S. Fan and J. D. Joannopoulos, “Analysis of guided resonances in photonic crystal slabs,” Phys. Rev. B 65(23), 235112 (2002).
[CrossRef]

R. Raiteria, M. Grattarola, and R. Berge, “Micromechanics senses biomolecules,” Materials Today 5(1), 22–29 (2002).
[CrossRef]

2001 (2)

R. W. Boyd and J. E. Heebner, “Sensitive disk resonator photonic biosensor,” Applied Optics, Volume 40(31Issue 31), 5742–5747 (2001).
[CrossRef]

S. Chana, Y. Li, L. J. Rothberg, B. L. Miller, and P. M. Fauchet, “Nanoscale silicon microcavities for biosensing.” Mat. Scie. Engin. C 15(1–2), 277–282 (2001).
[CrossRef]

2000 (1)

A. N. Shipway, E. Katz, and I. Willner, “Nanoparticle arrays on surfaces for electronic, optical, and sensor applications,” ChemPhysChem 1(1), 18–52 (2000).
[CrossRef]

Allen, H. J.

D. Erickson, S. Manda, H. J. Allen, Yang, and B. Cordovez, “Nanobiosensors: optofluidic, electrical and mechanical approaches to biomolecular detection at the nanoscale.” Microfluid. Nanofluid. 4(1–2), 33–52 (2007).
[CrossRef]

Altug, H.

A. Artar, A. A. Yanik, and H. Altug, “Fabry–Pérot nanocavities in multilayered plasmonic crystals for enhanced biosensing,” Appl. Phy. Lett. 95(5), 051105 (2009).
[CrossRef]

H. Altug and J. Vuckovic, “Polarization control and sensing with two-dimensional coupled photonic crystal microcavity arrays,” Opt. Lett. 30(9), 982 (2005).
[CrossRef] [PubMed]

Armani, A. M.

A. M. Armani, R. P. Kulkarni, S. E. Fraser, R. C. Flagan, and K. J. Vahala, “Label-Free, Single-Molecule Detection with Optical Microcavities.” Science 317(5839), 783–787 (2007).
[CrossRef] [PubMed]

Artar, A.

A. Artar, A. A. Yanik, and H. Altug, “Fabry–Pérot nanocavities in multilayered plasmonic crystals for enhanced biosensing,” Appl. Phy. Lett. 95(5), 051105 (2009).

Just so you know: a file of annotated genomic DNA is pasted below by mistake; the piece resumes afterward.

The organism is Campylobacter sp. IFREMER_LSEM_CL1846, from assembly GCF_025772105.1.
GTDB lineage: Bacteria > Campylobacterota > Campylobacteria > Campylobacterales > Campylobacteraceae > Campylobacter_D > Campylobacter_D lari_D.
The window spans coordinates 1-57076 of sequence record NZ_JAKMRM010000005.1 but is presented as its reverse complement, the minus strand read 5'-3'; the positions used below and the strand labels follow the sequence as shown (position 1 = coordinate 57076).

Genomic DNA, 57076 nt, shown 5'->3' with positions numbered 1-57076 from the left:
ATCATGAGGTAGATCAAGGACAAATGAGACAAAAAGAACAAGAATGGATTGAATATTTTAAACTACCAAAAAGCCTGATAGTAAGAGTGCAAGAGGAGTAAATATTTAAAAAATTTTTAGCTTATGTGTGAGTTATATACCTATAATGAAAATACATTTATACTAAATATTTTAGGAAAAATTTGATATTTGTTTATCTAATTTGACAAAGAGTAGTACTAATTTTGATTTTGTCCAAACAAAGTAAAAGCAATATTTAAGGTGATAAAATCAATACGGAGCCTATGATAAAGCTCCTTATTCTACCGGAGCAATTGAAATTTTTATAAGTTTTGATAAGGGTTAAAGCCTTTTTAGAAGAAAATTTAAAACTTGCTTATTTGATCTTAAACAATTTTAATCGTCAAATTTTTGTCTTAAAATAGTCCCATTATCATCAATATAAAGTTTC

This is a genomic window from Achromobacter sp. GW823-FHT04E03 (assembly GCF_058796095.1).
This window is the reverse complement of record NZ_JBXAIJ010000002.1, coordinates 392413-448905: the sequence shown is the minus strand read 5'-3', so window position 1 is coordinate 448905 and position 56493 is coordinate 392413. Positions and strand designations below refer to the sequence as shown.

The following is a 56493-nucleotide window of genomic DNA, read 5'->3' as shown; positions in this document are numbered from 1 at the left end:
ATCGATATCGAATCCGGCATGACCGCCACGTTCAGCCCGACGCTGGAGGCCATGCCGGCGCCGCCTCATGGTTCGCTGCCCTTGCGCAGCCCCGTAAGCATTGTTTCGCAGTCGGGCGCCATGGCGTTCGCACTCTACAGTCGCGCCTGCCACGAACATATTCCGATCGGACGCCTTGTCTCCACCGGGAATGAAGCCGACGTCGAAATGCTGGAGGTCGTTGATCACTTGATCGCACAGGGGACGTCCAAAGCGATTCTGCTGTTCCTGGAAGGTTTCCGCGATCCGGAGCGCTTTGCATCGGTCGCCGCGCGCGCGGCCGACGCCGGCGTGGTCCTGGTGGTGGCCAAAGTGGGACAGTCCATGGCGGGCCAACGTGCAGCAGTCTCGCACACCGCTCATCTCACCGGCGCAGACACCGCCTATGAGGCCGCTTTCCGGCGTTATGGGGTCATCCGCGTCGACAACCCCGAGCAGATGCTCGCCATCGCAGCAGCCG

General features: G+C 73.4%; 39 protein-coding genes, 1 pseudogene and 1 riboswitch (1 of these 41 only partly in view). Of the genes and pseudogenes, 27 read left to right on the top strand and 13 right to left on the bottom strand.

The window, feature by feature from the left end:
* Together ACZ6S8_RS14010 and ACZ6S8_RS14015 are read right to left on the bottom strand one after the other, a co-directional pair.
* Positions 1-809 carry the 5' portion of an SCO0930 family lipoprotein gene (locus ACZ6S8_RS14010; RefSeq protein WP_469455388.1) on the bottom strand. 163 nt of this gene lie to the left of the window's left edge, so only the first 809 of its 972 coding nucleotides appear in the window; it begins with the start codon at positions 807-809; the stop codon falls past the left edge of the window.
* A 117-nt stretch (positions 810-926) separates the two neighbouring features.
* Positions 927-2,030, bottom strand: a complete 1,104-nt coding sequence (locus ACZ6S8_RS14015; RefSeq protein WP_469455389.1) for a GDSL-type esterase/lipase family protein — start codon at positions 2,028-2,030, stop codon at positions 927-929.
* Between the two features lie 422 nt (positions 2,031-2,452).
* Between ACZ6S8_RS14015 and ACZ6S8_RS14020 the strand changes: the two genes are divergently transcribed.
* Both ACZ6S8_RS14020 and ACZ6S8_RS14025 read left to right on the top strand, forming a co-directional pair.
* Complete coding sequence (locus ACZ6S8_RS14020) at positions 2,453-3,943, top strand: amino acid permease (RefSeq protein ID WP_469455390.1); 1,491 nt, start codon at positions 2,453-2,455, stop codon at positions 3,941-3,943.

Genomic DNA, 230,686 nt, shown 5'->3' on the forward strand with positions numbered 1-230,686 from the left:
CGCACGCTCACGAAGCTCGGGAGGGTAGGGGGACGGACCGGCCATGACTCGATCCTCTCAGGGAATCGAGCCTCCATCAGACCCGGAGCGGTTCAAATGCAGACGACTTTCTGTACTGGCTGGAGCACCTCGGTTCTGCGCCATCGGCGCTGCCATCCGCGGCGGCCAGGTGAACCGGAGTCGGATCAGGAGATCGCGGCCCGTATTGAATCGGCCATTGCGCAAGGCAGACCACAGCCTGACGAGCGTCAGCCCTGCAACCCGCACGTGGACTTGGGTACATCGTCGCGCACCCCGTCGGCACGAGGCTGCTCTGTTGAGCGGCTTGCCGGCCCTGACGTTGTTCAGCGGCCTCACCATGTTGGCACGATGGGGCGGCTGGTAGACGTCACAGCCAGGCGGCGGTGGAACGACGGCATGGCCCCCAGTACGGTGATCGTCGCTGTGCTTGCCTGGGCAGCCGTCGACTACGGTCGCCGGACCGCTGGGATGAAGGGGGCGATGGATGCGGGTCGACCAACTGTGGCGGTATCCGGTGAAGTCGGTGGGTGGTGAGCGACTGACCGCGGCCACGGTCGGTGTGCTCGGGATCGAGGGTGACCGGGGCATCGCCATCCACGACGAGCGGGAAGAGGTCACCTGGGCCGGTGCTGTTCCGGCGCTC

[CrossRef]

Berge, R.

R. Raiteria, M. Grattarola, and R. Berge, “Micromechanics senses biomolecules,” Materials Today 5(1), 22–29 (2002).
[CrossRef]

Bishop, J.

J. Bishop, S. Blair, and A. Chagovetz, “Convective flow effects on DNA biosensors,” Biosens. Bioelectron. 22(9-10), 2192–2198 (2007).
[CrossRef]

Blair, S.

J. Bishop, S. Blair, and A. Chagovetz, “Convective flow effects on DNA biosensors,” Biosens. Bioelectron. 22(9-10), 2192–2198 (2007).
[CrossRef]

Block, I. D.

I. D. Block, N. Ganesh, M. Lu, and B. T. Cunningham, “A sensitivity model for predicting photonic crystal biosensor performance,” IEEE Sensors 8(3), 274–280 (2008).
[CrossRef]

Borel, P. I.

Boyd, R. W.

R. W. Boyd and J. E. Heebner, “Sensitive disk resonator photonic biosensor,” Applied Optics, Volume 40(31Issue 31), 5742–5747 (2001).
[CrossRef]

Brolo, A. G.

A. D. Leebeeck, L. K. Swaroop Kumar, V. D. Lange, D. Sinton, R. Gordon, and A. G. Brolo, “On-Chip Surface-Based Detection with Nanohole Arrays,” Anal. Chem. 79(11), 4094–4100 (2007).
[CrossRef] [PubMed]

Brueck, S. R. J.

O. Levi, M. M. Lee, J. Zhang, V. Lousse, S. R. J. Brueck, S. Fan, and J. S. Harris, “Sensitivity analysis of a photonic crystal structure for index-of-refraction sensing,” Proc. SPIE 6447, 2–9 (2007).

Chagovetz, A.

J. Bishop, S. Blair, and A. Chagovetz, “Convective flow effects on DNA biosensors,” Biosens. Bioelectron. 22(9-10), 2192–2198 (2007).
[CrossRef]

Chana, S.

S. Chana, Y. Li, L. J. Rothberg, B. L. Miller, and P. M. Fauchet, “Nanoscale silicon microcavities for biosensing.” Mat. Scie. Engin. C 15(1–2), 277–282 (2001).
[CrossRef]

Chow, E.

Cordovez, B.

D. Erickson, S. Manda, H. J. Allen, Yang, and B. Cordovez, “Nanobiosensors: optofluidic, electrical and mechanical approaches to biomolecular detection at the nanoscale.” Microfluid. Nanofluid. 4(1–2), 33–52 (2007).
[CrossRef]

Craighead, H. G.

P. S. Waggoner and H. G. Craighead, “Micro- and nanomechanical sensors for environmental, chemical, and biological detection,” Lab Chip, Volume 7(10), 1238–1255 (2007).
[CrossRef]

Cunningham, B. T.